It’s about a 36 minute taxi ride from Kuah Jetty to Telaga Harbor, just in case you plan to ferry into Kuah Jetty from Penang, and ferry out of Langkawi to Koh Lipe via Telaga Harbor.
With airports, harbors, immigration and wait times, you’ve got to plan your trip carefully to make sure you have enough time to check in to your flight/boat and have enough time to travel between harbors and airports. I found that it helps to plan your trip to Koh Lipe backwards:
- Find your hotel and availability.
- Figure out your boat trip time to and from Koh Lipe – book ahead as some fill up.
- Plan for harbor/pier check-in times. Many harbors require you to check in a minimum of 1 hour in advance. And also note that the Koh Lipe dock requires you to check in 2 hours prior to departure.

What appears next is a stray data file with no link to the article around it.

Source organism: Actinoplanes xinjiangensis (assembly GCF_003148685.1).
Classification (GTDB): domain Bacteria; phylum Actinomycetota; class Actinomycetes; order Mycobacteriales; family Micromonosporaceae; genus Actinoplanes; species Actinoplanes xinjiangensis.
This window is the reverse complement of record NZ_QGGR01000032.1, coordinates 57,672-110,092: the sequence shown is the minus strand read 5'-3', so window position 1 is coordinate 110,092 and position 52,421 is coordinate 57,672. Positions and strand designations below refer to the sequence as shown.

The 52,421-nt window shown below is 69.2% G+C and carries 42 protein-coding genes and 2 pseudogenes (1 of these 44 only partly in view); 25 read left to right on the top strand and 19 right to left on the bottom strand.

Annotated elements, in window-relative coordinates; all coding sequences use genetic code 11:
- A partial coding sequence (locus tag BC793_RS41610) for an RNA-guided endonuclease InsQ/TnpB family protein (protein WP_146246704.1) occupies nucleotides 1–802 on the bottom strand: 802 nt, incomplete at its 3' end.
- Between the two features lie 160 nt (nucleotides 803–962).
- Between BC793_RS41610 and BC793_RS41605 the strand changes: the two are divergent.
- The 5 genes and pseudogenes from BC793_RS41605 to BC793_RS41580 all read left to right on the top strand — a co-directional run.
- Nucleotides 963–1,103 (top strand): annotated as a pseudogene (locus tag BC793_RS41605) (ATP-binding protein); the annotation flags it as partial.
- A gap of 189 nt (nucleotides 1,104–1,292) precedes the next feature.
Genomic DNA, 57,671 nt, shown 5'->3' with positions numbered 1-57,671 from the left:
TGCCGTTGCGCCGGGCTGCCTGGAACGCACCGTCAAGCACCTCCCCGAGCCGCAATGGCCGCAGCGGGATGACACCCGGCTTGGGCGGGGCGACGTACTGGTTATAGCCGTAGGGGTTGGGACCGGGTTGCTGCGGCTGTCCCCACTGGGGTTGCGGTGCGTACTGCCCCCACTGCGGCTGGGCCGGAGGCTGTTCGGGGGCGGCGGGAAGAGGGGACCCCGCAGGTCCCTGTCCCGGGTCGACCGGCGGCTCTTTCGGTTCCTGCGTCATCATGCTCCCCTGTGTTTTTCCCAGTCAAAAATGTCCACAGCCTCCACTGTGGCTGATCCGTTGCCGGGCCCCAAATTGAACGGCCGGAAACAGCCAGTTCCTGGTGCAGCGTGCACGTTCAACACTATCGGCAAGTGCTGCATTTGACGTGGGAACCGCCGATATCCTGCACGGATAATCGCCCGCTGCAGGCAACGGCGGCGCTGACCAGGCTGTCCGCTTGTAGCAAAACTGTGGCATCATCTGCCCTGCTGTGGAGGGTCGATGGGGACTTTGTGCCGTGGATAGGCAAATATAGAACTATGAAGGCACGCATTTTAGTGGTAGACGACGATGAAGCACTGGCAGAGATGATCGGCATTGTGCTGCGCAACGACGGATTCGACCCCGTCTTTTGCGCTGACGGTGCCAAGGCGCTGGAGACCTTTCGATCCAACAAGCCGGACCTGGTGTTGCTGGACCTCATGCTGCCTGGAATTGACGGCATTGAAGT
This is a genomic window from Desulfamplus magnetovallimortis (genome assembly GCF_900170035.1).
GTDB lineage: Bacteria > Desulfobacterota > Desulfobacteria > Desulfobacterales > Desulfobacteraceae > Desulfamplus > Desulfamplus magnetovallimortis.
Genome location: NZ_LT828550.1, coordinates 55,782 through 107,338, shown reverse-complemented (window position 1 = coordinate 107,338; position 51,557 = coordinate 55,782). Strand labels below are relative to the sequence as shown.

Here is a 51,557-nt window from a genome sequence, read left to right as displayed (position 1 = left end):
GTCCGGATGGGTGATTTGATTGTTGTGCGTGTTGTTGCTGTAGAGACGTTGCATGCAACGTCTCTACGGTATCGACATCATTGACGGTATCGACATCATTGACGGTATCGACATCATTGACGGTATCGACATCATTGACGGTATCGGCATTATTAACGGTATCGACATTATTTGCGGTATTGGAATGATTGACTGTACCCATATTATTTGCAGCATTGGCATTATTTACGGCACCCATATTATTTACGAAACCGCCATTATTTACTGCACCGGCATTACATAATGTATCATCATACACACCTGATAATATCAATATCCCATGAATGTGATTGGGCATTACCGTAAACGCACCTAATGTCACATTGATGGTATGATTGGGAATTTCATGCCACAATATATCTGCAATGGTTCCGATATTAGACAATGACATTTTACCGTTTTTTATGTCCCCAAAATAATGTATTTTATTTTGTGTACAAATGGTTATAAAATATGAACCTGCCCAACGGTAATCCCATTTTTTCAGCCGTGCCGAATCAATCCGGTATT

- Figure out how long of a drive it is between your airport and the harbor (Langkawi to Telaga Harbor: 14 minutes; Langkawi to Kuah Jetty: 33 minutes), and add in extra time for luggage pick-up and possible traffic delays.
- Look up flights (or your drive-time) and see if you can make it to the harbor on time to catch your boat, or if you’ll need to stay overnight near the harbor.
Oh, one last tip: pack light. When you get off the boat in Koh Lipe, you will have to walk up the beach with your bags to the immigration office – you don’t want to be dragging heavy wheely bags through the sand.
Don’t worry – getting there is easier than it sounds, it just takes a couple extra steps than most other locations. Trust me, Koh Lipe is worth it! Enjoy your trip, my friends, and please let me know how you like it. 🙂